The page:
Hong Kong starts quarantine for mainland China arrivals

Hong Kong starts quarantine for mainland China arrivals

by Jerome Taylor

Hong Kong on Saturday began enforcing a mandatory two-week quarantine for anyone arriving from mainland China, a dramatic escalation of its bid to stop the deadly new coronavirus from spreading.

The new measures, which came into effect overnight, will see the vast majority of cases expected to self-quarantine.

But they will face daily phone calls and spot checks by officials, with up to six months in prison for those found to be breaching their isolation period.

Officials hope the new measures will virtually halt all cross-border traffic while allowing the city to remain stocked with food and goods from the mainland where the virus has now killed more than 700 people.

Cabinet ministers unveiled how the quarantine would work on Friday evening, just six hours before the new policy was due to come in.

Hong Kong residents arriving from mainland China will be allowed to self-quarantine at home. Chinese and international visitors will be able to self-quarantine at hotels or any other accommodation they have arranged.

Those without pre-arranged accommodation will be taken to temporary facilities prepared by the government.

Anyone who has been to mainland China in the past 14 days and then flies into Hong Kong from another destination will also be quarantined.

The city is planning to use an army of volunteers from the civil service and some students to make the spot checks and daily calls to ensure people are staying at home.

“We will be stopping a lot of people with the new measures,” Security Minister John Lee said.

The South China Morning Post reported long queues on Friday night in Shenzhen, as people rushed to beat the midnight deadline before the new quarantine rules came into effect.

At the Shenzhen Bay border crossing on Saturday morning, police told AFP just three people had crossed into Hong Kong in the first 90 minutes of the bridge opening.

Panic buying

The new regulations have been enacted under a sweeping emergency law that allows city leaders to bypass the legislature during a disease outbreak.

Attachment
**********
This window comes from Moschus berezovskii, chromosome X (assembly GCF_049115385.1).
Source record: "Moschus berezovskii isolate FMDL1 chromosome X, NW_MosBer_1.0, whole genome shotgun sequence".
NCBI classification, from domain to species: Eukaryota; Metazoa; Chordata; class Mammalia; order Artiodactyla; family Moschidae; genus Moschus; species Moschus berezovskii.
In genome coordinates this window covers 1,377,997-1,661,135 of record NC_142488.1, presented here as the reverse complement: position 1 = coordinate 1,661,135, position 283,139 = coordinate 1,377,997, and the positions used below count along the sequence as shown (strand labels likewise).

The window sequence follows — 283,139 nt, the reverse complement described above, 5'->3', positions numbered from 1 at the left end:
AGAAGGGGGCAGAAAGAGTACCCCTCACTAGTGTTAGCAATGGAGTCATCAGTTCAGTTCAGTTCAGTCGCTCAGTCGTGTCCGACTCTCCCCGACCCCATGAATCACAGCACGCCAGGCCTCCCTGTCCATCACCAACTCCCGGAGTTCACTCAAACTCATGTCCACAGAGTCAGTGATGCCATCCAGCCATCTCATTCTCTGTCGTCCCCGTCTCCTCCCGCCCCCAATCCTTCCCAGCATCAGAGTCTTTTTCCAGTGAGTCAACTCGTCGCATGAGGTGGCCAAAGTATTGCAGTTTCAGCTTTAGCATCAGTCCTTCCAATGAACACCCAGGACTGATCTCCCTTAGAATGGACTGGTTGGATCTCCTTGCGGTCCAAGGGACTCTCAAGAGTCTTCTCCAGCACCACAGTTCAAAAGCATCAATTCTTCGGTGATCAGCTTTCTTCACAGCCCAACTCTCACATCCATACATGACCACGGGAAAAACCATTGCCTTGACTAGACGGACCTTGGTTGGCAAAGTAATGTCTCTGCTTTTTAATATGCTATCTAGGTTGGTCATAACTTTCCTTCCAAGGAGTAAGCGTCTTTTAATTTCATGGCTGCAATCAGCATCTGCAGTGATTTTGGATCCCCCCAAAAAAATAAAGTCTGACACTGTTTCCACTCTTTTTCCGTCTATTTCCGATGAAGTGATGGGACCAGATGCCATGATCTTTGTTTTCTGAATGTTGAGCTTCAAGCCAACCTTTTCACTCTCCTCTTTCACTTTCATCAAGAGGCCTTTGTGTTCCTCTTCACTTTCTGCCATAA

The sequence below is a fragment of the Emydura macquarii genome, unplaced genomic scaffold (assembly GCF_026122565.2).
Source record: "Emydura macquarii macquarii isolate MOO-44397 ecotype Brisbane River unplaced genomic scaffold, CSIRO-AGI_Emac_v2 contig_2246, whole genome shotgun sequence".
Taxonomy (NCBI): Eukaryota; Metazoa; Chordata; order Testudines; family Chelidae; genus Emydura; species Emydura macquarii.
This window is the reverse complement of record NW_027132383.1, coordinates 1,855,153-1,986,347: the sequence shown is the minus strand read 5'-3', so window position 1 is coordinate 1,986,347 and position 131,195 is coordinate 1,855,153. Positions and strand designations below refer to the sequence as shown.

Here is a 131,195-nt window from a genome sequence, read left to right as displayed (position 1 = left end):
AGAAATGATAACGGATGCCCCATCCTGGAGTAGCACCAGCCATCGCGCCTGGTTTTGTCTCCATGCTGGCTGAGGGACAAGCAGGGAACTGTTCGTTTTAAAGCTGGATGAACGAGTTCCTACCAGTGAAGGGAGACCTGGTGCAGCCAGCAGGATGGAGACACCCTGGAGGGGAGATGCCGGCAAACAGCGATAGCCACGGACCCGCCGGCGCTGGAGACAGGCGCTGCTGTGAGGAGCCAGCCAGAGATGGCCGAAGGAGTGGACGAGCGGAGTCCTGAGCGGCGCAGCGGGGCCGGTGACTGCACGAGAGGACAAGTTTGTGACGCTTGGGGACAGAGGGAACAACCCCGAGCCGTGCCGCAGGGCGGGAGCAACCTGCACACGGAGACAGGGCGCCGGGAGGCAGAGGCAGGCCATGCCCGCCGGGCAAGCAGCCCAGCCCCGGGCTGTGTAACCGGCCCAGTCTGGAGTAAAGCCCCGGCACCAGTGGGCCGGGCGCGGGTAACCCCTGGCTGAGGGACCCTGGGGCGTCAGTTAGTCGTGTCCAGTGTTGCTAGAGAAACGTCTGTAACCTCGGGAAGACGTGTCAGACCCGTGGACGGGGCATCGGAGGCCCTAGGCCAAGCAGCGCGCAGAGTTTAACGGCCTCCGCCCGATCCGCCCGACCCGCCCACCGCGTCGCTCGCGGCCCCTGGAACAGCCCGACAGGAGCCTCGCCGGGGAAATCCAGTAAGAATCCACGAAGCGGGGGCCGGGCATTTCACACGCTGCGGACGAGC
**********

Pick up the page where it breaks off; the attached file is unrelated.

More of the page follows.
Exemptions would be made for a variety of key jobs, including flight and shipping crews as well as cross-border truck drivers to ensure goods and food keep coming into the city.

Hong Kong has firsthand experience of a deadly outbreak when SARS swept through the city in 2003 killing 299 people.

The epidemic left profound psychological scars and saddled residents with a deep distrust of authorities in Beijing who initially covered up the outbreak.

In the last week, the city has been hit by a wave of panic-buying with supermarket shelves frequently emptied of staple goods such as toilet paper, hand sanitiser, rice and pasta.

The government has blamed unfounded rumours of shortages, saying supplies are stable.

“The problem of supply shortage doesn’t exist,” said Chief Secretary Matthew Cheung.

The latest figures from China show there are more than 34,000 people infected there.

Outside mainland China, there have been more than 320 infections reported in two dozen countries.

Hong Kong has 25 confirmed cases with one patient who died earlier this week.

Many of the newer infections have no history of travel to mainland China, prompting fears that the city now has a local self-sustaining outbreak.

There have been growing calls for the border with China to be sealed entirely.

Hong Kong’s pro-Beijing leadership, which has record low approval ratings after months of pro-democracy protests, had been reluctant to make such a move.

But they gradually shut all but two of the land borders to the mainland while keeping the airport open. In the last two weeks, daily arrivals have plummeted some 75 percent.


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